One of the world’s most poisonous snakes might hold the key to new pain therapies in its venom.
As ironic as that sounds, a protein component in black mamba venom called “mambalgin” has been shown – in a Nature paper published today – to act as a pain killer in mice.
The snake is found primarily in central and southern Africa, where it is widely – and justifiably – feared. As with the venom of other poisonous snakes, the black mamba’s venom is a complex mixture of toxins.
A bite from this snake can deliver more than 100mg of venom but as little as 10-15mg can be fatal for humans. Initial symptoms can include dizziness, breathing difficulties and convulsions, and death can occur within half an hour if an antidote is not administered.
On the plus side, toxins are highly evolved proteins with structural features that allow them to interact with other proteins, and influence their function. This makes toxins good scaffolds for making potent modulators of other proteins' functions.
Several research groups have examined the venoms of different poisonous animals and plants, looking for useful tools with which to explore biological functions, such as pain sensation and muscle control.
In some cases, they have used these tools to generate useful drugs, such as Prialt from cone snail venom – used to treat pain that doesn’t respond to other pain-relieving drugs – and Captopril from snake venom – a ground-breaking high-blood-pressure medicine.
Pain-sensing nerves are specialised cells which respond to noxious stimuli, such as acid or heat. Upon contact with these stimuli, they open sensor-activated protein ion pores (“ion channels”) on their surface.
Ion channels let small electrical currents pass down an electrical gradient to trigger nerve signals. These signals pass to nerves in the spinal cord, then on to the brain, where we interpret them as pain.
Sensor-activated ion channels are key to triggering nerve firing. Finding toxins that can open or close ion channels helps us to understand how and why ion channels work. Some toxins are very painful, because they activate pain-related ion channels, such as the chili pepper receptor TRPV1 in the case of tarantula venom or the acid-sensing ion channel in the case of the Texas coral snake.
But some toxins stop pain-related ion channels opening, so may help us determine the role of individual ion channels or even be new therapies to treat pain.
What the new paper shows
The nature paper published today by Sylvie Diochot, from the Institut de Pharmacologie Mole´culaire et Cellulaire in France, and colleagues describes two black mamba venom toxin components (mambalgins) that block acid-sensing ion channels (ASICs) in peripheral, pain-sensing nerves and central pain pathways.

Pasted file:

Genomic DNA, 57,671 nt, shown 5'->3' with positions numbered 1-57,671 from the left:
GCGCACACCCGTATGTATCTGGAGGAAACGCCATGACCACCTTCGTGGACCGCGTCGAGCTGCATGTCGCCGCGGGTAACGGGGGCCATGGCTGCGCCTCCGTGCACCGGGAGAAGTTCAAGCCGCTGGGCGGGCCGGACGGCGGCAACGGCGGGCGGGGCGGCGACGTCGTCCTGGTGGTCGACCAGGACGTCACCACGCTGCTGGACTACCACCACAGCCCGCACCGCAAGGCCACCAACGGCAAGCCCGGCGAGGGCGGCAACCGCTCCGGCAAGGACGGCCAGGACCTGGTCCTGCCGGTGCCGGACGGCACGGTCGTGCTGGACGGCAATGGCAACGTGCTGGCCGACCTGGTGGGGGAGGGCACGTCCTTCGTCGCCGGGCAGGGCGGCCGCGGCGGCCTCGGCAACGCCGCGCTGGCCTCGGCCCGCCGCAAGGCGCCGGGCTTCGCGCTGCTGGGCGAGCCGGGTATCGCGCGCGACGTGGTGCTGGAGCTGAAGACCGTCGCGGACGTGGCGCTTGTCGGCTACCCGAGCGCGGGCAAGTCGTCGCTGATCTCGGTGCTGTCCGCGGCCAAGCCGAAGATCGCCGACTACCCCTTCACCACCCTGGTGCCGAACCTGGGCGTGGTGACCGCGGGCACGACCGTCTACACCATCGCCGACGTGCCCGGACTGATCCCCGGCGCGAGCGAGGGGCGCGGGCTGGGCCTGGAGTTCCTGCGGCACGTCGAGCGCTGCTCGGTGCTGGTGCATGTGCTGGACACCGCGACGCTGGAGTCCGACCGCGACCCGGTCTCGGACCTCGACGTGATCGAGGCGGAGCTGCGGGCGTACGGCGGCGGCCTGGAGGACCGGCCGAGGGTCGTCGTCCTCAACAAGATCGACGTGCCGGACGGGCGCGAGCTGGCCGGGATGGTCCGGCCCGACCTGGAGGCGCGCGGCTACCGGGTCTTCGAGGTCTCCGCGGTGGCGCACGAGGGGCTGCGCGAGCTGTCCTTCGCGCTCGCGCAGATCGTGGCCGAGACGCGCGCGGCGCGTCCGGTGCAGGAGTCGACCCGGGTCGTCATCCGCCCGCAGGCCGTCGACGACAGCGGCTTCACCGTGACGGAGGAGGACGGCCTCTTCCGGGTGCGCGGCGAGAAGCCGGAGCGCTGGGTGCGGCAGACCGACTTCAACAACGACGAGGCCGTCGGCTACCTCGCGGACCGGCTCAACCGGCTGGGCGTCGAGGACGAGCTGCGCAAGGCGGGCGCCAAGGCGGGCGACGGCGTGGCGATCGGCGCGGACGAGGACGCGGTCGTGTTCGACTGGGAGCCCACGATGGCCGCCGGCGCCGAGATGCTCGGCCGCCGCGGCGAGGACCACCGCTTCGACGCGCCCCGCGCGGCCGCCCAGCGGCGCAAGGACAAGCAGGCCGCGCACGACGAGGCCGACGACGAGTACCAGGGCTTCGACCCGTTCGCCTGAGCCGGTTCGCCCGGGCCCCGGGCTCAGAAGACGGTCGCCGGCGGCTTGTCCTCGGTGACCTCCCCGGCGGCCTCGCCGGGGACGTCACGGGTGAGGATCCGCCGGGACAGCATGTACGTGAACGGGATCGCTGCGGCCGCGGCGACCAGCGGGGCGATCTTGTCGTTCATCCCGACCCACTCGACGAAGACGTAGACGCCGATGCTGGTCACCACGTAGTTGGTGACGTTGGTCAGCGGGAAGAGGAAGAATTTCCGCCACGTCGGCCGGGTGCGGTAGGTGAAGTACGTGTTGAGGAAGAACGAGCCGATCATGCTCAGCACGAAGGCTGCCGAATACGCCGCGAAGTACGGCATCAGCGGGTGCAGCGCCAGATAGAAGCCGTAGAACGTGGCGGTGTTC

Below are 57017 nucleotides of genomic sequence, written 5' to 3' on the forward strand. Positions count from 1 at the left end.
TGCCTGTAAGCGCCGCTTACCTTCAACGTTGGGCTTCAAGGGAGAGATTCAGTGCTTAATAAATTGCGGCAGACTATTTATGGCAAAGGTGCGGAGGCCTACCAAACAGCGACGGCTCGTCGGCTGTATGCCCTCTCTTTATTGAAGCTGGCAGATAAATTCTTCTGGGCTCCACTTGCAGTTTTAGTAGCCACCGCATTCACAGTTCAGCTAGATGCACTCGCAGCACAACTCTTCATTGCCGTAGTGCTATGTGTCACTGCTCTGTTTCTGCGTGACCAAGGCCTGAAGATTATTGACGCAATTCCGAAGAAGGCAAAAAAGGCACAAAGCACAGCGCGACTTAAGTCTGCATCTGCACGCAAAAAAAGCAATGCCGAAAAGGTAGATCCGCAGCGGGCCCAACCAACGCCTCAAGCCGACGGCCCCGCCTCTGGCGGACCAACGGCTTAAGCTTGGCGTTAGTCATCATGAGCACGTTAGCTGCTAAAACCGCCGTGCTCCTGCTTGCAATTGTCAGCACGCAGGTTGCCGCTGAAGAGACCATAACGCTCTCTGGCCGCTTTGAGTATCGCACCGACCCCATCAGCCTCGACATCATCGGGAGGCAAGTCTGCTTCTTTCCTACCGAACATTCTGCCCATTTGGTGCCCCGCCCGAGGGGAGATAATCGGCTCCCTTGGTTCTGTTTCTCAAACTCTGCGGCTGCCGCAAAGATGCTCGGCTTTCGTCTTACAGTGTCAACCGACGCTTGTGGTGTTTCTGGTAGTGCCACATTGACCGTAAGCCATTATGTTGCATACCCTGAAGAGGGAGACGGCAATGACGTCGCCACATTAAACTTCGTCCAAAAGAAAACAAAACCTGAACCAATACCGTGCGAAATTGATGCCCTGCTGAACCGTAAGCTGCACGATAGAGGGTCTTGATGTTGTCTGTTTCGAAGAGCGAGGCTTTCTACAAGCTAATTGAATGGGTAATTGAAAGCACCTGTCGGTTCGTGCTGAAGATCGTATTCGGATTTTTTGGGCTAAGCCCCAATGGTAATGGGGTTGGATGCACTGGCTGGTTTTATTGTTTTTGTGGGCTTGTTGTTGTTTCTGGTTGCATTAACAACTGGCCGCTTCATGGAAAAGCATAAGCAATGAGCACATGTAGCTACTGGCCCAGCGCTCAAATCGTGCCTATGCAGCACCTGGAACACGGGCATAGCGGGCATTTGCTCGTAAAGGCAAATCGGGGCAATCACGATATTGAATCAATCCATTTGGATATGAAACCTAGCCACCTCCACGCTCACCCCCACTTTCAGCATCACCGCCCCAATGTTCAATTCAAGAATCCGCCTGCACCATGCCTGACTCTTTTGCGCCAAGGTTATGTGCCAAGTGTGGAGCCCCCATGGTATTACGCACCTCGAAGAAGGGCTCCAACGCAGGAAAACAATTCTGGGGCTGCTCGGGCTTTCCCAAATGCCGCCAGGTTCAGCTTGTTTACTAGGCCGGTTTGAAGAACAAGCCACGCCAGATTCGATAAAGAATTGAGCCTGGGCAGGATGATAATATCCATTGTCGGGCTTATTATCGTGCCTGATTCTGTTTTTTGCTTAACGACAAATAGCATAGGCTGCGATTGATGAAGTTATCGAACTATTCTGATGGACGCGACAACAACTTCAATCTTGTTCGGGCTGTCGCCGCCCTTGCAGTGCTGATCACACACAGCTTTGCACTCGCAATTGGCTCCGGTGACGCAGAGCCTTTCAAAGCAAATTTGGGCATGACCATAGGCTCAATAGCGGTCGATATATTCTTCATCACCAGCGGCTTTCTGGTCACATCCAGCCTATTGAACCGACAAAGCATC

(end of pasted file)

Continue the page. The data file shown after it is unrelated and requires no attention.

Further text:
These toxins exert profound analgesic effects in mouse models of pain by blocking ASIC in these two pathways via both an opioid-dependent and opioid-independent pathway. Even the opioid-independent mechanism has the same strong effect as that of opioids such as morphine.
The new opioid-independent pain-killing mechanism is very interesting, because it may reduce the risk from overdoses that cause respiratory depression – the most dangerous form of opioid overdose. It may also reduce the risk of addiction associated with opioid drugs.
Pain responses in animals can be due to drowsiness or muscle relaxation caused by the agent being tested. According to the authors, the experiments described in the paper show no signs of these confounding effects that could give a false impression of pain-killing action.
From this paper, it looks like the black mamba toxin may contain a new component, mambalgin, that can be used to develop new pain therapies.
What happens now?
It’s possible, but unlikely, that one of the mambalgin proteins identified will be used as medicine without any more changes being made to it.
But pharmaceutical companies and publicly funded research groups will probably look for small molecules that can mimic the actions of mambalgins to produce potent, orally available drugs to treat pain. Unfortunately, this process could take up to ten years to complete.
Pain is poorly treated currently and there is a dire need for new and more effective drugs to improve the quality of life of people with pain.
So, we should wish these research groups the best of luck!